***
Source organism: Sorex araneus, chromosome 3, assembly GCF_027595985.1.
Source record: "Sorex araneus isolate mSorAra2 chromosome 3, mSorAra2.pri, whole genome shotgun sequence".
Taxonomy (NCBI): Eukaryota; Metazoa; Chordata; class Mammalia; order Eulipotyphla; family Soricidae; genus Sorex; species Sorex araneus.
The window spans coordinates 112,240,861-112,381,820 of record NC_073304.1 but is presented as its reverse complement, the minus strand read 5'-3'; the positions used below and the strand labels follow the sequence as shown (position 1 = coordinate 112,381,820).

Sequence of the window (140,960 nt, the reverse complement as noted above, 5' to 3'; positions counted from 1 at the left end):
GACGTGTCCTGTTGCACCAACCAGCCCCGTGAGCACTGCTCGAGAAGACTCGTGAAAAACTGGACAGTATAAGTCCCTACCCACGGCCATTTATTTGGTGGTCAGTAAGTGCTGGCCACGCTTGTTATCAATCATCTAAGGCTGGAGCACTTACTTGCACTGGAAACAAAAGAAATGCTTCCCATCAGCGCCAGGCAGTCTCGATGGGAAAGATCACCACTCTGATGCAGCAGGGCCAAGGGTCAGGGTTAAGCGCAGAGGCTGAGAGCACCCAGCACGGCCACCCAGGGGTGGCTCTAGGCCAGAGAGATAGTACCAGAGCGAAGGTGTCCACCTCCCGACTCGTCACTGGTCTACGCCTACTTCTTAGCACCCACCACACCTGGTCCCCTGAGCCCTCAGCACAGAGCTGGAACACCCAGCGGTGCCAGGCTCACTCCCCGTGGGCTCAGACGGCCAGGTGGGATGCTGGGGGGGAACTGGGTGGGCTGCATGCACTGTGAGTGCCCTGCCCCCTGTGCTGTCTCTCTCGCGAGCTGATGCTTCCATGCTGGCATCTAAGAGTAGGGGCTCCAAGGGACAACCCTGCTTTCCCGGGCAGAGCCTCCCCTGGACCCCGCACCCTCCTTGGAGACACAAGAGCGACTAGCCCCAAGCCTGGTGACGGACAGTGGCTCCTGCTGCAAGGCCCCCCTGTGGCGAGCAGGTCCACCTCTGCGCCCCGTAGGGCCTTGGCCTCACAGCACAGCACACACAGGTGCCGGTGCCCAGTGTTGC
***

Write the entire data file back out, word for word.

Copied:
Source organism: Sorex araneus, chromosome 3, assembly GCF_027595985.1.
Source record: "Sorex araneus isolate mSorAra2 chromosome 3, mSorAra2.pri, whole genome shotgun sequence".
Taxonomy (NCBI): Eukaryota; Metazoa; Chordata; class Mammalia; order Eulipotyphla; family Soricidae; genus Sorex; species Sorex araneus.
The window spans coordinates 112,240,861-112,381,820 of record NC_073304.1 but is presented as its reverse complement, the minus strand read 5'-3'; the positions used below and the strand labels follow the sequence as shown (position 1 = coordinate 112,381,820).

Sequence of the window (140,960 nt, the reverse complement as noted above, 5' to 3'; positions counted from 1 at the left end):
GACGTGTCCTGTTGCACCAACCAGCCCCGTGAGCACTGCTCGAGAAGACTCGTGAAAAACTGGACAGTATAAGTCCCTACCCACGGCCATTTATTTGGTGGTCAGTAAGTGCTGGCCACGCTTGTTATCAATCATCTAAGGCTGGAGCACTTACTTGCACTGGAAACAAAAGAAATGCTTCCCATCAGCGCCAGGCAGTCTCGATGGGAAAGATCACCACTCTGATGCAGCAGGGCCAAGGGTCAGGGTTAAGCGCAGAGGCTGAGAGCACCCAGCACGGCCACCCAGGGGTGGCTCTAGGCCAGAGAGATAGTACCAGAGCGAAGGTGTCCACCTCCCGACTCGTCACTGGTCTACGCCTACTTCTTAGCACCCACCACACCTGGTCCCCTGAGCCCTCAGCACAGAGCTGGAACACCCAGCGGTGCCAGGCTCACTCCCCGTGGGCTCAGACGGCCAGGTGGGATGCTGGGGGGGAACTGGGTGGGCTGCATGCACTGTGAGTGCCCTGCCCCCTGTGCTGTCTCTCTCGCGAGCTGATGCTTCCATGCTGGCATCTAAGAGTAGGGGCTCCAAGGGACAACCCTGCTTTCCCGGGCAGAGCCTCCCCTGGACCCCGCACCCTCCTTGGAGACACAAGAGCGACTAGCCCCAAGCCTGGTGACGGACAGTGGCTCCTGCTGCAAGGCCCCCCTGTGGCGAGCAGGTCCACCTCTGCGCCCCGTAGGGCCTTGGCCTCACAGCACAGCACACACAGGTGCCGGTGCCCAGTGTTGC